We are hoping that everyone has enjoyed the festival of family and friends called Thanksgiving. We here at the galleries are so fortunate and incredibly grateful. We hope each of you celebrated and are using the next few days to rest before the Christmas Prelude 2019 begins next week, December 5th.
Many of you come in each year and purchase gift certificates for art for your loved ones. If you live close and want to visit, we still encourage you to come in and browse around if you would like. However, you can now go to our website and follow the simple and easy steps using Gift Up to purchase, then print or email a gift card in any amount.
She aims to create work that is energetic and vibrant, while still evoking a welcoming sense of comfort through playful color and subjects. Emily attributes this balance in her paintings to the connection she has with Maine and her childhood.
“My hope and plan for the new studio environment are to be able to have the time, resources, and space to create the larger pieces I have been dreaming about for so long,” explains D’Aquino.
MaineLife takes you to the Kennebunks with Erin, KRC and Maine Art Hill to meet fascinating locals, explore new places to visit, and uncover the positive stories you won’t hear anywhere else.
As an artist and art therapist, my ceramic work is a meld of both form and function. While my work may be viewed as sculptural, it is also functional, inviting the artist and the observer to take a second look. A sculptural ‘vessel’ can be teasingly functional and a surprise to the observer.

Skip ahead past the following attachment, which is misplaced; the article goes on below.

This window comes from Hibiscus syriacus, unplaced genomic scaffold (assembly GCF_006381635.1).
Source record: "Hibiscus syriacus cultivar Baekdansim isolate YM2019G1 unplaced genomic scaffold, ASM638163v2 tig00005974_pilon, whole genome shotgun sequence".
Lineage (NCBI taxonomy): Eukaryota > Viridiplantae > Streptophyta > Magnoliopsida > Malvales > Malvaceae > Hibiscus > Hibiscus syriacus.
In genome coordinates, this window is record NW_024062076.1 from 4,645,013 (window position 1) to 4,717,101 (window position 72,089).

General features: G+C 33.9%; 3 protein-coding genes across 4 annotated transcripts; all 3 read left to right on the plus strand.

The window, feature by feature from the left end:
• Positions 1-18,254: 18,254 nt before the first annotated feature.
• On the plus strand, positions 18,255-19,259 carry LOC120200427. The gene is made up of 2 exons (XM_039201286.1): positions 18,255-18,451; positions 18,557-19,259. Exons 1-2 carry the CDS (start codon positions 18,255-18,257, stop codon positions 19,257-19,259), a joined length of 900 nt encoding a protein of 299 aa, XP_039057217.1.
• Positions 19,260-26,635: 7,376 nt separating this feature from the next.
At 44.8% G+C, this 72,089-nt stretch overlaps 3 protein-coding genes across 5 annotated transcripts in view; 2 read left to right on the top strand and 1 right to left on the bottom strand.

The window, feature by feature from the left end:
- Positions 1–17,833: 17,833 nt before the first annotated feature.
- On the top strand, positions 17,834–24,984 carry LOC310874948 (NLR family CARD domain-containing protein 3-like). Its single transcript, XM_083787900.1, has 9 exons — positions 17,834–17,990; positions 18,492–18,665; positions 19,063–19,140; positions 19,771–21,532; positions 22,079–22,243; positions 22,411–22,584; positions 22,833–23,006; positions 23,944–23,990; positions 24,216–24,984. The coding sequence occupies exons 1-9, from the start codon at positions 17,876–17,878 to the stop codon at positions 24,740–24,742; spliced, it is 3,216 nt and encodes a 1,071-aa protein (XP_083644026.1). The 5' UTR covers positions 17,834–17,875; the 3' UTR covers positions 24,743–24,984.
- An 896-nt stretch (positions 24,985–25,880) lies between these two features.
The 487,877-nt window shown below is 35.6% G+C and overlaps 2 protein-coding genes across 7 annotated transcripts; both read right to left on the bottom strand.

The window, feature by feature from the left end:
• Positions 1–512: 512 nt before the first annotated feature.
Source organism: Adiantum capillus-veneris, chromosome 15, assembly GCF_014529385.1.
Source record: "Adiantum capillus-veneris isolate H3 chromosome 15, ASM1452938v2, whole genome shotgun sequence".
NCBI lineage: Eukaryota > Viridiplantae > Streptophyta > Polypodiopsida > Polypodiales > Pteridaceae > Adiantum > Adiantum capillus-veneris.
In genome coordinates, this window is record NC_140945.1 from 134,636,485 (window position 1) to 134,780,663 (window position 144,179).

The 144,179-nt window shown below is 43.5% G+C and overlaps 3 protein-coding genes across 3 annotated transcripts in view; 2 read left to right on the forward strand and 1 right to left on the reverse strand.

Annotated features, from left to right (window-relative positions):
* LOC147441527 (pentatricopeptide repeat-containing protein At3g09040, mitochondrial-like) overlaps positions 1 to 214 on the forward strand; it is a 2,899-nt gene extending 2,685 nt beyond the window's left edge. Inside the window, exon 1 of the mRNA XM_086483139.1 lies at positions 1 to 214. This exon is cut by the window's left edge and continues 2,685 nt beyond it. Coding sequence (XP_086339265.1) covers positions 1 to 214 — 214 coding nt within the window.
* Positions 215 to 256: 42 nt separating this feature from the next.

Currently, Winslow does both painting and pottery and belong to several arts and crafts associations. He also participates in numerous shows in the Southern Maine area. His studio is in the lower level of his home where he also maintains an exhibit space.
“Maine Art is close to home, and I’ve enjoyed working as a framer in the past,” shares Taylor. “My work here at the gallery is more varied, but I have also learned a great deal from the day to day creation and design with Louann.”
The first layer or two of his current work is acrylic. He works quickly and easily. It comes naturally. Once the painting is in a “good place”, he switches to oils and continues building texture, adding and removing loosely applied layers of color before finally defining focal points of the painting with crisp, graphic lines. The end result being something different and interesting.
“The fact that I am in a position to help focus awareness and offer support to our local community is overwhelming and impossible to resist,” says Spain. “This is everyone’s disease, be it a survivor who continues to fight every day, or someone who battled bravely but lost the fight. My job in this is easy, working to make the job of others that much easier.”